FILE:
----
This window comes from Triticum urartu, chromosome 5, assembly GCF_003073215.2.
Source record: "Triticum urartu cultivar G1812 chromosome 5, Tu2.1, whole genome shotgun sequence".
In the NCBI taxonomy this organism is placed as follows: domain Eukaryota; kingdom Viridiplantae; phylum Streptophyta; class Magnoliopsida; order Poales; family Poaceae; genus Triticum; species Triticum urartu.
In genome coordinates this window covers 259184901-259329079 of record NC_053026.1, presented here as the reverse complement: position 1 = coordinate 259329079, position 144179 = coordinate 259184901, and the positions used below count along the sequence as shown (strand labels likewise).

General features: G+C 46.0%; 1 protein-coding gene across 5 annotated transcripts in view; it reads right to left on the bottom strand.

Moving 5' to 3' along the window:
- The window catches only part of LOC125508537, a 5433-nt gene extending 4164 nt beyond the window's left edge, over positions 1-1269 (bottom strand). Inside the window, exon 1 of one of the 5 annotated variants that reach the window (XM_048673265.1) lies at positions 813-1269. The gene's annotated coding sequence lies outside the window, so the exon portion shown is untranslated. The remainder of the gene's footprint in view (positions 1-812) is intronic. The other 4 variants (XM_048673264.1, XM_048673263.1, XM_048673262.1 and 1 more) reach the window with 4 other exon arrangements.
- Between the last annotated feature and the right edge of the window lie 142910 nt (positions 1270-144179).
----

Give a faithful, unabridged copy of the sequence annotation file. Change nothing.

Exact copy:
This window comes from Triticum urartu, chromosome 5, assembly GCF_003073215.2.
Source record: "Triticum urartu cultivar G1812 chromosome 5, Tu2.1, whole genome shotgun sequence".
In the NCBI taxonomy this organism is placed as follows: domain Eukaryota; kingdom Viridiplantae; phylum Streptophyta; class Magnoliopsida; order Poales; family Poaceae; genus Triticum; species Triticum urartu.
In genome coordinates this window covers 259184901-259329079 of record NC_053026.1, presented here as the reverse complement: position 1 = coordinate 259329079, position 144179 = coordinate 259184901, and the positions used below count along the sequence as shown (strand labels likewise).

General features: G+C 46.0%; 1 protein-coding gene across 5 annotated transcripts in view; it reads right to left on the bottom strand.

Moving 5' to 3' along the window:
- The window catches only part of LOC125508537, a 5433-nt gene extending 4164 nt beyond the window's left edge, over positions 1-1269 (bottom strand). Inside the window, exon 1 of one of the 5 annotated variants that reach the window (XM_048673265.1) lies at positions 813-1269. The gene's annotated coding sequence lies outside the window, so the exon portion shown is untranslated. The remainder of the gene's footprint in view (positions 1-812) is intronic. The other 4 variants (XM_048673264.1, XM_048673263.1, XM_048673262.1 and 1 more) reach the window with 4 other exon arrangements.
- Between the last annotated feature and the right edge of the window lie 142910 nt (positions 1270-144179).